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Floods swoop on Bangladesh one more time

| Updated: June 26, 2022 17:17:00


People prepare to move by boat from a flood-affected area to a safe place in Sylhet, Bangladesh, on June 19, 2022.	—Xinhua Photo People prepare to move by boat from a flood-affected area to a safe place in Sylhet, Bangladesh, on June 19, 2022. —Xinhua Photo

Since the devastating floods of 1987 and 1988, Bangladesh hasn't seen any great deluge. Those who were born later have little idea about what a massive flood is. The 1974 flood was of a lesser degree, though it swamped vast areas of the country. Except these three floods, the country's rural masses experienced a considerably long gap in their falling victim, helplessly, to the loss of their dwellings, paddy fields and related structures. Few could dare think the return of the days of sufferings and myriad types of miseries inflicted by prolonged floods. However, climate experts hadn't felt being free of the spectre of great floods. They continued to point at the repeated cyclones which had not ceased from striking the land's coastal belt.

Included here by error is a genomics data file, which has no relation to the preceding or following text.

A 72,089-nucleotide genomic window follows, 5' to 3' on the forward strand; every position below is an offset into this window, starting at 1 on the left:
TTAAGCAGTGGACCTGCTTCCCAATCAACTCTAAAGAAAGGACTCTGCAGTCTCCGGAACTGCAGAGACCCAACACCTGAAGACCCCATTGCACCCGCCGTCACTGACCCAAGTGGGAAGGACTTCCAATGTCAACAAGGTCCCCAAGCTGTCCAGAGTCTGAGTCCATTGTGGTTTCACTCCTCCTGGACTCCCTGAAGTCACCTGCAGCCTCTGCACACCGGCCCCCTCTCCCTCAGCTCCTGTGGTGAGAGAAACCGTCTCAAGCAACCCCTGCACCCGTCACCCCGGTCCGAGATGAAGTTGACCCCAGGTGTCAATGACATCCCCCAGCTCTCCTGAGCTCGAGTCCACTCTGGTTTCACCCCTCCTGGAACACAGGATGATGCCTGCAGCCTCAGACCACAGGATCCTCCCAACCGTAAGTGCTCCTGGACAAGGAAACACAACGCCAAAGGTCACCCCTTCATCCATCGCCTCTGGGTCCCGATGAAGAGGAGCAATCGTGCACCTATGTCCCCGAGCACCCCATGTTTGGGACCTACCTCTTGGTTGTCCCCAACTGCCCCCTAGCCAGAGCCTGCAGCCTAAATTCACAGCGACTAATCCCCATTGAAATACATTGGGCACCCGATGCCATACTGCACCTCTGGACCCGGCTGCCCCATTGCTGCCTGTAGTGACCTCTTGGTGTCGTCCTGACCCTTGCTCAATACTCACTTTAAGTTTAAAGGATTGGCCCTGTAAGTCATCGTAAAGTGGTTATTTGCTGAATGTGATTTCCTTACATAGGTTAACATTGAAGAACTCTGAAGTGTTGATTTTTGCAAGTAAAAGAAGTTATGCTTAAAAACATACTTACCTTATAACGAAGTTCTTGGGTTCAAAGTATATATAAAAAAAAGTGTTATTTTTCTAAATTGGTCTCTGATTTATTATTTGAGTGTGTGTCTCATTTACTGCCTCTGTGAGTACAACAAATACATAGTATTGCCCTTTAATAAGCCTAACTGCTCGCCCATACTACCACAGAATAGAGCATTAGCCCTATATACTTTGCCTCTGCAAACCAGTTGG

The recent flooding of the northern and north-eastern Bangladesh was initially blamed on the onrush of water from the upper riparian rivers into the rivers downstream. It led to the swelling of the rivers in the country's Sylhet and Sunamganj areas. As days wore on, the water from the upstream rivers in northern India began flooding the smaller rivers and water bodies like 'haors' and other water bodies. The situation has lately begun turning worse, prompting people in the flooded areas to desperately search for safer places. And also relief goods; but they are too scanty. Families in areas have been found for a week in a row without solid food. There are few places in the flooded areas to search for strong shelters in the vast northern region. The acute scarcity of food and shelter has started adding to the flood victims' woes. Evidently, the ravages of the worsening flood have begun telling upon the very looks of the affected people. Despite its being a large city, the affected people in the submerged Sylhet and also on the outskirts have few places to go to for seeking help. The situation is no different in the other flood-stricken region --- Sunamganj and its remote villages. In the vast swathes of inundated lands, people are found moving aimlessly. They see few signs of relief goods' distribution. Most of the time those possibilities prove to be illusory. Newer areas have already been included in the flood-hit areas. Outside the greater Sylhet region including also Moulvibazar, a number of far-flung areas emerge as being badly hit. They include the low-lying districts of Netrakona, Mymensingh, Kishorejanj, Habiganj, and Brahmanbaria.